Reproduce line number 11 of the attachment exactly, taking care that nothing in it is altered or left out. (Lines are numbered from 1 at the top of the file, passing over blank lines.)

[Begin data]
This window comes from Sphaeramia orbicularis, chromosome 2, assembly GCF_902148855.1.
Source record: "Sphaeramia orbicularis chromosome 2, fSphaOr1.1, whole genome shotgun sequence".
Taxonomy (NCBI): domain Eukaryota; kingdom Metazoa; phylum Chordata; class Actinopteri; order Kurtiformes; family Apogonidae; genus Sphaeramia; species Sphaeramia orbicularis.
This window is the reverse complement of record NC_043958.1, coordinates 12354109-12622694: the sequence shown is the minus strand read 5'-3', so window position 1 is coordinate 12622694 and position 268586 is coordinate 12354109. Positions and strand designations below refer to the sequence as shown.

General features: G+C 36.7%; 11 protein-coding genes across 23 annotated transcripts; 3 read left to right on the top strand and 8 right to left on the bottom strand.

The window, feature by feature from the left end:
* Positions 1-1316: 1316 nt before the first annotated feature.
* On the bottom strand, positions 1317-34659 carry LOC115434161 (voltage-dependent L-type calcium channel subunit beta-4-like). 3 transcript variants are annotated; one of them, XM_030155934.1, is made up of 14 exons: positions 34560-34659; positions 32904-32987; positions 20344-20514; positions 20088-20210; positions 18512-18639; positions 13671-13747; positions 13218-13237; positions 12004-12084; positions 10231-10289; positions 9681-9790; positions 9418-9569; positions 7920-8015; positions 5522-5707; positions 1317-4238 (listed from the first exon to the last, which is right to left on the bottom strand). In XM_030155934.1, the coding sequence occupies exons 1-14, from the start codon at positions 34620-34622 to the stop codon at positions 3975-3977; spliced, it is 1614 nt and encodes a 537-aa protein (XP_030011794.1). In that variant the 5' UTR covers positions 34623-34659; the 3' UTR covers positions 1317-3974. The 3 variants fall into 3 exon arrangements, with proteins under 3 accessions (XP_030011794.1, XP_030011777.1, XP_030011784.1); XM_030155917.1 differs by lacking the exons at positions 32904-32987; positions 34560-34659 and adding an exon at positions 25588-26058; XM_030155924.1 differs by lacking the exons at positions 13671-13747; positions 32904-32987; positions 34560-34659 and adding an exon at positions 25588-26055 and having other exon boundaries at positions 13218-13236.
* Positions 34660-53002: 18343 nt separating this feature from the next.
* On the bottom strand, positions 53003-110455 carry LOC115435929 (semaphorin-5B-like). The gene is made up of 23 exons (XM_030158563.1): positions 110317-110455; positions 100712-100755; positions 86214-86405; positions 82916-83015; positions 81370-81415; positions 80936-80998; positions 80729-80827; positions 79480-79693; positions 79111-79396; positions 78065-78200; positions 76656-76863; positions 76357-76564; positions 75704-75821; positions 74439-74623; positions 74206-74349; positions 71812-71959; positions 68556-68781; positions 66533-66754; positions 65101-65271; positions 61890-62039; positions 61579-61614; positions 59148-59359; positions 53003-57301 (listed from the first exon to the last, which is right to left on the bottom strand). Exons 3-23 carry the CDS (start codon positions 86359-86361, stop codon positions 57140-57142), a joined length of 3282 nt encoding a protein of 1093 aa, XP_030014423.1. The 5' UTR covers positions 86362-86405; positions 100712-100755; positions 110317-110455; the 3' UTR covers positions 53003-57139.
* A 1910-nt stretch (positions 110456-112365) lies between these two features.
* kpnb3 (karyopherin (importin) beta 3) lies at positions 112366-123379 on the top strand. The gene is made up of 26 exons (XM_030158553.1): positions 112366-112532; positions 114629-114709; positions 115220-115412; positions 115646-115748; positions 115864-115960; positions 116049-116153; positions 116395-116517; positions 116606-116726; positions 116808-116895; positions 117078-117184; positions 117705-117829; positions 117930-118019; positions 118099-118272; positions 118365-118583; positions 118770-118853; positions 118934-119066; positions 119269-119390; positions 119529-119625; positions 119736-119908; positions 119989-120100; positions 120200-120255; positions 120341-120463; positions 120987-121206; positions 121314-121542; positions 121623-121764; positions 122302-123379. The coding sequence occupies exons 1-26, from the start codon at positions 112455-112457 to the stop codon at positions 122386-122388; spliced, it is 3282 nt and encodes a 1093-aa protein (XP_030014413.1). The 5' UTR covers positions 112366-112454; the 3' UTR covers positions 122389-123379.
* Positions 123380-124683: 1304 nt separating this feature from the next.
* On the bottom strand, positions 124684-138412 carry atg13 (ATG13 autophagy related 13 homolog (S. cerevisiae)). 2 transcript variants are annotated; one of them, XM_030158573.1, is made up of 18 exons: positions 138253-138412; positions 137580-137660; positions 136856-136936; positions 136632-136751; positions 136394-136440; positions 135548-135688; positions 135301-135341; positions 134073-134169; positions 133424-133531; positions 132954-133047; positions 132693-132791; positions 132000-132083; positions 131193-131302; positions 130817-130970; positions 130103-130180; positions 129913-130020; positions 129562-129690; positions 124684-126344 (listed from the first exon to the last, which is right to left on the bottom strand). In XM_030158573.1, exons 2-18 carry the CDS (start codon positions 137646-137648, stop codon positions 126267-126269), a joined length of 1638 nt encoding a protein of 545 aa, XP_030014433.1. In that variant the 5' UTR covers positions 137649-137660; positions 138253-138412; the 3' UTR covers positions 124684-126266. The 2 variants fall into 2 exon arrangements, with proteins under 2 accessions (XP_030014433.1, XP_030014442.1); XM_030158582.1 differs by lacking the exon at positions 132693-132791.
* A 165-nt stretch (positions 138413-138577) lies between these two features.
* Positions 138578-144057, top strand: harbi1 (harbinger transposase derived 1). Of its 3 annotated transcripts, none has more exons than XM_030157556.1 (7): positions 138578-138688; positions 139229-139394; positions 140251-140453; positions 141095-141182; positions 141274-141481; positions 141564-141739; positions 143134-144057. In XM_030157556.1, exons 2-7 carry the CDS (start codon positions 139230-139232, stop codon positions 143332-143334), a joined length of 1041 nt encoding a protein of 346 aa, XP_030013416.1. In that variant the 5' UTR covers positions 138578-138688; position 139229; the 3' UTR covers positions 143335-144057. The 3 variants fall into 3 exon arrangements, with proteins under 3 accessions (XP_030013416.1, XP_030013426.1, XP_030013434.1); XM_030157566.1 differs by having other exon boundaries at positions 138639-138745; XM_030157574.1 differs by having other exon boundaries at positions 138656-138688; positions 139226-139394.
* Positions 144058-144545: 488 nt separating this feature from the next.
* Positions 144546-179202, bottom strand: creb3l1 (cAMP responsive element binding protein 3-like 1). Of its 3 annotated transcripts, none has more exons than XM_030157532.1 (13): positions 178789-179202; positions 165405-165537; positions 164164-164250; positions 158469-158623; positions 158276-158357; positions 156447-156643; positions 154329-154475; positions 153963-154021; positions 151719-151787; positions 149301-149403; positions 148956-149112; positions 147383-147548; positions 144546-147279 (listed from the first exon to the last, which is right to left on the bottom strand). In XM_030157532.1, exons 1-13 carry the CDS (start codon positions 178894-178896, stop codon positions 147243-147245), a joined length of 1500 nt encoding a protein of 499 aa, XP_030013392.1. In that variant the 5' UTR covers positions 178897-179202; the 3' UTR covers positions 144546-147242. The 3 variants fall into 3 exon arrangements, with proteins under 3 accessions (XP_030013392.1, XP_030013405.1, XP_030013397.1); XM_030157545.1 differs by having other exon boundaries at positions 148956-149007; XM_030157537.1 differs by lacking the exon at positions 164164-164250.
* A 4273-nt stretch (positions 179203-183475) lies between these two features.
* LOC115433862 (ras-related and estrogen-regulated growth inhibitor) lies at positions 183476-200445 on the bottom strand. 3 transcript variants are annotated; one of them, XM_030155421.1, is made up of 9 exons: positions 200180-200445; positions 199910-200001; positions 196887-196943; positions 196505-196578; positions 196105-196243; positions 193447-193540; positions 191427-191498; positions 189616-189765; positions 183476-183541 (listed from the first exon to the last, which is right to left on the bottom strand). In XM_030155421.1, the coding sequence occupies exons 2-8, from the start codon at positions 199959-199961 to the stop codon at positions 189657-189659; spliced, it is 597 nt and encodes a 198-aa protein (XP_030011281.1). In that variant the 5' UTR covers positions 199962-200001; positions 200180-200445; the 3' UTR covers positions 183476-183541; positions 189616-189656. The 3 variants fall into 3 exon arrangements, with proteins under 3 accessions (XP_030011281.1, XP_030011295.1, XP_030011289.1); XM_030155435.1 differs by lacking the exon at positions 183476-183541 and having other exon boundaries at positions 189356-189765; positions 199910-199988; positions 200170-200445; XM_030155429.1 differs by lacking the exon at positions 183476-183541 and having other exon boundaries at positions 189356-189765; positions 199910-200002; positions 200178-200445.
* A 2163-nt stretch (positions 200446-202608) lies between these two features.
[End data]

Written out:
* A 1910-nt stretch (positions 110456-112365) lies between these two features.